I was worse, i was buying books and storing them, and not picking up any, due to sheer laziness, imagine! Plus all the glossy magazines, and interesting blogs started making up for all my reading. Very conscious effort has led to this! I am sure once you get into the rhythm, nothing will stop ya!

  13. ‘Green Mile’? The movie with Tom Hanks is based on that? I am slightly scared of Stephen King ya, he is gory no? The only book I read by him was ‘Fire Starter’ I think!

  14. Reco noted, it better not be gory! Thing is, I am a bit worried about your definition of gory, you being someone who squashes lizards behind doors, clicks a pic of the remains, and puts it on the journal too! *Shudder*

  15. Join the club!
    A girl after my own heart,you are!
    I have so many books waiting to be read.I have somehow lost that zeal to read.I could never put down a book until I finished reading it but now I take forever to finish 😦
    Currently reading Catch-22..
    -ilovelucy
    PS : I hated Thousand Splendid Suns.Way too depressing and dark for my liking.

  16. Re: Join the club!
    I know, kinda shameful!
    Haven’t read Catch-22, been good so far?
    About Thousand Splendid Suns, it is definitely depressing and dark, and somehow, inspite of the so called ‘hopeful’, ‘optimistic’ ending, things never seemed to get right in it. But I liked the way it was written, and also , it made me think a lot about the plight of women who actually led such lives.

  17. Reading List
    Hi Divya,
    I like your reading list!Jeffry Archer is a good author and Kane and Abel is really a good read, but have not read any other by him. Sophie Kinsella is so so for me. Have you read the novel Remember Me?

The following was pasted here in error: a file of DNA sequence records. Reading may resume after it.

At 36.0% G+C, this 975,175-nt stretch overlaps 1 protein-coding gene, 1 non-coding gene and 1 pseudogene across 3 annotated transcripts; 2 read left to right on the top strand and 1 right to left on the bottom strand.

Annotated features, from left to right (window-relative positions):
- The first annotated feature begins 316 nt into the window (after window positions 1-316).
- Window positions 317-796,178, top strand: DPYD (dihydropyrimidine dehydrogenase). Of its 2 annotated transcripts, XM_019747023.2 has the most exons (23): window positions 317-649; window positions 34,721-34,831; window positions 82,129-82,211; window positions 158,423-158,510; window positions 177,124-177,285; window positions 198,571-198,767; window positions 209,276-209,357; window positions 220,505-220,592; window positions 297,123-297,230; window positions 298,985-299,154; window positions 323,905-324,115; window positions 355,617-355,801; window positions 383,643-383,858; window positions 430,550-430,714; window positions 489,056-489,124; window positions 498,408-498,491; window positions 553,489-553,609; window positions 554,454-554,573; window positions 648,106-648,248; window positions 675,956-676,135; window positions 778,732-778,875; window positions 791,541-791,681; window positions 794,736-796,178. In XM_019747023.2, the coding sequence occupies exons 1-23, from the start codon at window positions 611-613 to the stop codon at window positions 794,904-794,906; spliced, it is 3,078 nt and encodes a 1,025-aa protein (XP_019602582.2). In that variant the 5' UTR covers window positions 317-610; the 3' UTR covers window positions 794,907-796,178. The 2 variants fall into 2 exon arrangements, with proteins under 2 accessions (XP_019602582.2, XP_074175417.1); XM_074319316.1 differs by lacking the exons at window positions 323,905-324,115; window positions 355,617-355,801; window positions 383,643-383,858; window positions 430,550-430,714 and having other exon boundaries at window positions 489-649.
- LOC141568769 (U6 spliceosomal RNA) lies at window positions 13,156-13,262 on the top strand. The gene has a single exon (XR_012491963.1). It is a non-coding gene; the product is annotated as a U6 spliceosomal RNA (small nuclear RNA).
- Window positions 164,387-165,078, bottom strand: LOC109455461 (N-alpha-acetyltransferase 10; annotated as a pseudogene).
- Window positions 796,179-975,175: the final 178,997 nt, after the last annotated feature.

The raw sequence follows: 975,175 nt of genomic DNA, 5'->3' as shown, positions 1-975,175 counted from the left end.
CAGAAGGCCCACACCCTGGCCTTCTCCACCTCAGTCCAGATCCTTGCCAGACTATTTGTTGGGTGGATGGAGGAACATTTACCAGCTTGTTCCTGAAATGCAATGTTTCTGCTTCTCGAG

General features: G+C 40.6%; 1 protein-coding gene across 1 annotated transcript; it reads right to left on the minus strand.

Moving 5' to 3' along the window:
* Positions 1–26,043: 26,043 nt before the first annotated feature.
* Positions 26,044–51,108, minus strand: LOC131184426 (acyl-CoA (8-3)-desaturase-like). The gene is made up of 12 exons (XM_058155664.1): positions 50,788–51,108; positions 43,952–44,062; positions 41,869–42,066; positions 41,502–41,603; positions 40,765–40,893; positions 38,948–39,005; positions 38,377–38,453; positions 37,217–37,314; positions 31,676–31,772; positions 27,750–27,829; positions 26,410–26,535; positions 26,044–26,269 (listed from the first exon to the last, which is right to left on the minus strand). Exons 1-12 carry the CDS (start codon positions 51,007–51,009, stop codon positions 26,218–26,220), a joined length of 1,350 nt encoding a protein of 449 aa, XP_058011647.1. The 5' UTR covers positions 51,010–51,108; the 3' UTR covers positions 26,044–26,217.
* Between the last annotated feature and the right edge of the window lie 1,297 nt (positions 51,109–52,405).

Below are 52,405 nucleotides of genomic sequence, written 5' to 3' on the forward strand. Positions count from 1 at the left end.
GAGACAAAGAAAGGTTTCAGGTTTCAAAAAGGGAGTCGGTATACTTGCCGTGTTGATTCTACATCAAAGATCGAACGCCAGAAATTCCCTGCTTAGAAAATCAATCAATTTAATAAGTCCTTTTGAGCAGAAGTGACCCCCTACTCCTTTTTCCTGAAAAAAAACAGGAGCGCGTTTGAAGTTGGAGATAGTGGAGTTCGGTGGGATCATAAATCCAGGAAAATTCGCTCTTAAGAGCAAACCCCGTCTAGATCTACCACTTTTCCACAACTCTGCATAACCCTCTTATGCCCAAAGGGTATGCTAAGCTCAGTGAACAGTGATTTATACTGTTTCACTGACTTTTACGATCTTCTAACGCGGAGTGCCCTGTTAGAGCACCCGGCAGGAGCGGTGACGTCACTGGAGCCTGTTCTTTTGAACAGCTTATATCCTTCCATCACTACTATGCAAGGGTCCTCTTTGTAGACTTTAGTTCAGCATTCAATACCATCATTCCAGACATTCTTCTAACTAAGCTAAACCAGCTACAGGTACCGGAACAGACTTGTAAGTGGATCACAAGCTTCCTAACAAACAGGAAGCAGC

I have it, but have not started yet. From the list, I have read Silent Raga by Ameen Merchant. Very good writing and story. I hope they can make a movie or TV series of it, it will be a hit I think. Emotion packed and very real in the way he describes tam-brahm life. I cannot believe he is not tamil but can write about tamils with so much knowledge!
    Love your blog!!
    Shalini Lakshman

  18. Re: Reading List
    Hey! 🙂 Thanks a lot!
    You really need to try out more Archer books, though Kane and Abel is by far my favorite. Silent Raga is indeed awesome isn’t it? You’re right, it shouldn’t be long before its made into a movie!

  19. Umm you can trust me on this. No gore. Seriously. 😀
    And btw saw someone else’s comment. Catch 22 rocks. classic.

  20. progress
    Hi,
    ***Anyways, any progress is good progress.
    Arrey, that’s why, we call it PROGRESS nah:D
    New design looks better.
    Ameen Merchant, yeah he is superb! Most importantly, his “saga” isnt “silent” anymore.
    Cheers!
    Roy

  21. The White Tiger- Aravind Adiga
    Thats an awesome achievement. Reading has always been your passion and yes I guess now you can actually quote ‘reading’ as a hobby and actually more than a hobby..!